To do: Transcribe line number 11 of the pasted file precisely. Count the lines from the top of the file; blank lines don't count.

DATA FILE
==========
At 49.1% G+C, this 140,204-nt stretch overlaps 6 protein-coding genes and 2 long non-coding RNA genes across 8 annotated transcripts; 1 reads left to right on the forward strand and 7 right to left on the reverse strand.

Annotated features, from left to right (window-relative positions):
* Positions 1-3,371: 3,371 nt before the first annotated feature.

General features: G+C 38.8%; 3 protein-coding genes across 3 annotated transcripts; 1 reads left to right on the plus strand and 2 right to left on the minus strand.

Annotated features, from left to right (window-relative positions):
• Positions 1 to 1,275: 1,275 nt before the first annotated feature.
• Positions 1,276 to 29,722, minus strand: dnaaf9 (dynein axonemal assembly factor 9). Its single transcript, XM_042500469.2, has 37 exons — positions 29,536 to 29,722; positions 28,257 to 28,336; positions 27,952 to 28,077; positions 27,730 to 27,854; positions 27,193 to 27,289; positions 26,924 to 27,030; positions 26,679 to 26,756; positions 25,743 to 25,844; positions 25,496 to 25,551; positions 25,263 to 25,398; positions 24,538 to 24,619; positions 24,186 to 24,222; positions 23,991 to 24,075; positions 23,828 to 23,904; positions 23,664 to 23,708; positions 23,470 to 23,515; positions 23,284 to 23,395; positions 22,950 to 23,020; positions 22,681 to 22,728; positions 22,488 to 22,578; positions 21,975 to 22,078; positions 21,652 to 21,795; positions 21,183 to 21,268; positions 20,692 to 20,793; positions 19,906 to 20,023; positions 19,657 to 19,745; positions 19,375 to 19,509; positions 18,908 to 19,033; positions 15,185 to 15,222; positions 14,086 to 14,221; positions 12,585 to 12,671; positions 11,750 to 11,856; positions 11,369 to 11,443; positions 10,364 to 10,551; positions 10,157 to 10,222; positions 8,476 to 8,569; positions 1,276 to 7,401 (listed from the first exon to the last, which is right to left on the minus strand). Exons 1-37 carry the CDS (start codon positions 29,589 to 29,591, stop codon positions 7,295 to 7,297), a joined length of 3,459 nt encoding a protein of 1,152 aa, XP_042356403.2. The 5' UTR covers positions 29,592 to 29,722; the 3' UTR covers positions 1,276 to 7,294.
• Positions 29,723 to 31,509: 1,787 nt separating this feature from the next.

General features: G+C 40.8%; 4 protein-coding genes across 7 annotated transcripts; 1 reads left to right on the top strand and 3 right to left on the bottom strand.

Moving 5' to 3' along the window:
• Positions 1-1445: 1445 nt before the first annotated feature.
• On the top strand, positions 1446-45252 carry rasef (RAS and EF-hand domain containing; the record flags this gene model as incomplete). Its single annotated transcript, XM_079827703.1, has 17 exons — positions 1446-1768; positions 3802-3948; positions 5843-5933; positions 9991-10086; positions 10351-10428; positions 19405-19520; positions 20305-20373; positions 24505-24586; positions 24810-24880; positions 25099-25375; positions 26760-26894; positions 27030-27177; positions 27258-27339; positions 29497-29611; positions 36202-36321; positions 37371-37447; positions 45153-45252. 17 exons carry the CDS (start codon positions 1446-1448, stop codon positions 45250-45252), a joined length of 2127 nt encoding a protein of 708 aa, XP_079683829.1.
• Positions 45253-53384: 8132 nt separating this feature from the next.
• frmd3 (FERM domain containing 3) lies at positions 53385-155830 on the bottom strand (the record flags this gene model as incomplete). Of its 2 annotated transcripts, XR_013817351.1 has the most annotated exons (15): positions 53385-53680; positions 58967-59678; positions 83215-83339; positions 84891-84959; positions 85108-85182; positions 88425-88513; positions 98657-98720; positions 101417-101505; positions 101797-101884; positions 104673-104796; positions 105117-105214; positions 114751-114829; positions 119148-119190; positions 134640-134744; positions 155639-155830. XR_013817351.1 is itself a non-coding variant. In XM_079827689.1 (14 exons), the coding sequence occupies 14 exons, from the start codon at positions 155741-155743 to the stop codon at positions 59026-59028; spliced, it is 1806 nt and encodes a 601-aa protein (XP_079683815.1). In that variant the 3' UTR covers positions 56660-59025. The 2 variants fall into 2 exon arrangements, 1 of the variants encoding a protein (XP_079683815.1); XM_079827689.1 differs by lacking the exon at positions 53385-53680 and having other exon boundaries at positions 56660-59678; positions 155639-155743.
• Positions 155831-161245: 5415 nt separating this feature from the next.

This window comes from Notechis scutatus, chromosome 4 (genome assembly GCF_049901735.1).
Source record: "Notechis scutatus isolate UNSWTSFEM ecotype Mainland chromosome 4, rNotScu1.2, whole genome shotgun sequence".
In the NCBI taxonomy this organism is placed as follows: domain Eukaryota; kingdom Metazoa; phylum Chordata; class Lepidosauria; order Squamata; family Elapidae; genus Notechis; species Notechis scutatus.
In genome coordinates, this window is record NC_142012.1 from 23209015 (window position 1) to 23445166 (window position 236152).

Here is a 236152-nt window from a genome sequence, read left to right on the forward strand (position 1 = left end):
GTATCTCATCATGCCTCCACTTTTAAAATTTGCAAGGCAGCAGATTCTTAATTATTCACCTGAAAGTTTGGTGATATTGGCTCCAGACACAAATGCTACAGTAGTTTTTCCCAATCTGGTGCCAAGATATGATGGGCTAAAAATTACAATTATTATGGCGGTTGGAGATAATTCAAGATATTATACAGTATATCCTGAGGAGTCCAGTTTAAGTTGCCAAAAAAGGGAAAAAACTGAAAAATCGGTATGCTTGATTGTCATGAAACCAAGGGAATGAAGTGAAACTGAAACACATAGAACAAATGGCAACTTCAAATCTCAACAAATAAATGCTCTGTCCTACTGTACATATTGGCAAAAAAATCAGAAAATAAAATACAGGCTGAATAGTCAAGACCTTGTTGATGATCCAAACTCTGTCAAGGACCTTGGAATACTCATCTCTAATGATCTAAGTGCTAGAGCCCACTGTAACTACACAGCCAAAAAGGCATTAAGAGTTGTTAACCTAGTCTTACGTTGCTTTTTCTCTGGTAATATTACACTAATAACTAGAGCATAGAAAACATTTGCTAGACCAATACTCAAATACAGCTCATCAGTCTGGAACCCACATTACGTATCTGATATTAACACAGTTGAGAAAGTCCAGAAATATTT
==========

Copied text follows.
• Positions 1-1445: 1445 nt before the first annotated feature.